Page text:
Measure for Measure
Barbican Theatre, 8th January 2020
I like Measure for Measure. I find the weird cocktail of morality play and satirical “comedy” fascinating. No one comes out of it well, not even the ostensibly virtuous Isabella who goes into bat to save brother Claudio from death, but is prepared to sign off on a pretty dodgy deal to further this aim. The stench of corruption infects even the pure. This makes it a very “modern” play I guess, which is why it is getting multiple airings, with much to say, in the right hands, about the complexities of power and desire. Not quite at the top of Will’s oeuvre but certainly in the top ten. Which, for your edification, I set out below.
- Julius Caesar
- Much Ado About Nothing
- Richard III
- Henry VI, Part I, II, III
- Richard II
- Measure for Measure
What no Lear? Or Dream? Or Romeo and Juliet? Or Tempest? Or Twelfth Night? And Coriolanus included? And, are you mad mate, also Pericles? Well yes I like the latter’s daft fantasy travelogue, even those bits which stem from the unsubtle hand of George Wilkins, and Coriolanus strikes me as the very model of classical tragic hero, not prone to bouts of soul sharing pace Lear, Macbeth or your boy Hamlet. And the list shows pretty clearly that I like history plays. Power, politics, virtue, honour, social as well as individual psychology, the ruler and the ruled, corruption, narcissism, jealousy. These are the things that interest me. The dark side of human nature that Will explored forensically and which make many of these plays relevant to our, or any other, time. Don’t worry though. I am not a weirdo. Much Ado About Nothing is in there.
Of course much depends on the productions I have seen and I think I have been blessed in recent years in the history and “Roman” play departments in particular. Maybe one day I will see a Macbeth or Lear that truly persuades. That’s the thing with Shakespeare. Ultimately malleable, such that creatives and cast can usually find something, language, message, narrative, character, spectacle, in which to delight and illuminate.
As here. Gregory Doran is probably the most reliable Shakespearean director of our time, useful when you are the big cheese at the RSC. Maybe not the most spectacular of interpreters but always clear in purpose and execution. No gimmickry with this, which I think is his first stab at MFM, unless you count setting the play in fin de siecle Vienna, a point in the city’s history when virtue and corruption, intellect and expedience, reached there apogee, and, arguably laid the ground for what followed, good and bad, very bad, in much of the Western world through the first half of the C20. It is almost as if big Will, with his fictional late C16 fictional Vienna could see what the real city would become three centuries later. (I gather this connection has been made in previous productions).
Otherwise GD, and designer Stephen Brimson Lewis using the set structure common to the season’s productions of As You Like It and The Taming of the Shrew, with added monochrome projections as well as 1900s period costume, don’t muck about with text or cast. Paul Englishby’s score echoes with waltz. Escalus, in the hands of Claire Price, is re-gendered, as is the Provost (very effectively by Amanda Harris), but then again Mistress Overdone is, campily, handed to Graeme Brookes. But there is no wholesale gender politics reinterpretation here. And the text is, I think, complete so that said Overdone, Pompey (David Ajao versed with Afro-Caribbean sonority), Elbow (Michael Patrick) and the major, (Joseph Arkley especially as supercilious Lucio), and minor fops and fop-esses, all get their due, though the wordplay comedy requires our close attention.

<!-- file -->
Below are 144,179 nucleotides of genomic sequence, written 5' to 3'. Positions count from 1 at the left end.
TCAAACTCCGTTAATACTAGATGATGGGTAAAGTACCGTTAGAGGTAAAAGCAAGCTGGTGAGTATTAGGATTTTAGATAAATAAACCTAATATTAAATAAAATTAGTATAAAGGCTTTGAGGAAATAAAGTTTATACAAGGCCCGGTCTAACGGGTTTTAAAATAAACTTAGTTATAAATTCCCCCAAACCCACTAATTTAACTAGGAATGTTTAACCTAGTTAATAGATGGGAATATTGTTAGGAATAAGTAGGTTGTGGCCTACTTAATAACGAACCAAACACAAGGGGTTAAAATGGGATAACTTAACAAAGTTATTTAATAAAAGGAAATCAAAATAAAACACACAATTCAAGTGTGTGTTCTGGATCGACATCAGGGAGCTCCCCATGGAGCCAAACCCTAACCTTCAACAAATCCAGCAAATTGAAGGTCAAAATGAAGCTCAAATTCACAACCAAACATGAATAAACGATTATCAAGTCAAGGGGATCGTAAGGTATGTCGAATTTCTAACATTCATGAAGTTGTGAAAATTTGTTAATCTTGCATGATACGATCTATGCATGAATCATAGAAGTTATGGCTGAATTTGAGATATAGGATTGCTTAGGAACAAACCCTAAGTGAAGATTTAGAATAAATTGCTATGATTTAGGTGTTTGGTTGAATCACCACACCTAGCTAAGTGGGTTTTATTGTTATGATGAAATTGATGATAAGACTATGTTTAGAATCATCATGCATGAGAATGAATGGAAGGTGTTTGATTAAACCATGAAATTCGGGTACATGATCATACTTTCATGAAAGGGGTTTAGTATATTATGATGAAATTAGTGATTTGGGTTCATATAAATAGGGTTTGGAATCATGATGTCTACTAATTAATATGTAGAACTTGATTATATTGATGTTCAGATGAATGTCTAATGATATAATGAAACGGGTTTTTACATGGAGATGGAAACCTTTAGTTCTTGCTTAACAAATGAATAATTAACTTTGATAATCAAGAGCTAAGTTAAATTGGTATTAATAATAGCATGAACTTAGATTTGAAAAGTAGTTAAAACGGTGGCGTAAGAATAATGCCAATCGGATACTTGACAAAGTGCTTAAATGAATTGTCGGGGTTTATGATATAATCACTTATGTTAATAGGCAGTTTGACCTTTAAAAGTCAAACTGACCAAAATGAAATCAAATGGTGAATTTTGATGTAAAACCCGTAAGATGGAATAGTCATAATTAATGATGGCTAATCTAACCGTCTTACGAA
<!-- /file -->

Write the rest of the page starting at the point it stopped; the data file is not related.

RSC veteran Antony Byrne unsurprisingly nails the Duke/Friar, a man convinced of his own righteousness as he is blind to the flaws in his exercise of power, James Cooney is a quietly desperate Claudio and Lucy Phelps excels as the virtuous novice, at least until the scheme to uncover Angelo’s hypocrisy is set in motion, Isabella. But the whole is held in place by a marvellous performance by Sandy Grierson as said self-scourging Angelo, who really gets to the heart of said Angelo’s conflicted nature. Or is he, as here, not really quite as conflicted as he makes out, revelling in the opportunity to root out Vienna’s impurity whilst lusting after the eloquent nun. The ghost of an approving Freud was probably sitting in the gods.
Mr Grierson stood out in Jude Christian patchy OthelloMacbeth at the Lyric, Pity at the Royal Court and in As You Like It (of which more to come) in this RSC season but, unfortunately, I have missed him in the other RSC roles he has played in recent years, and on various stages in his native Scotland. I suggest you ensure you see him next time he treads any accessible boards.
The trick in MFM, assuming no re-interpretation, is having the two main characters in Isabella and Angelo both repelled by sex, but also, somehow, fascinated by the idea of desire, which drives the pivotal argument scenes between them. They are both, literally in joint prayer, holier than thou, at least until Angelo cracks. GD’s clear headed direction, and Lucy Phelps’s and Sandy Grierson’s delivery of the text, expertly unfolds the dichotomy between the sacred and the profane. And there is no hiding from the fact that Angelo, and, through his casual “proposal” at the end, the Duke, even maybe against his preference, are choosing to be rapists.
Lots of detail, well thought through, ambiguity and double binds not brushed away. This is not a problem play. The problem, as ever, is us humans. If you want a contemporary feel-gooder with a happy ending go see Everybody’s Talking About Jamie.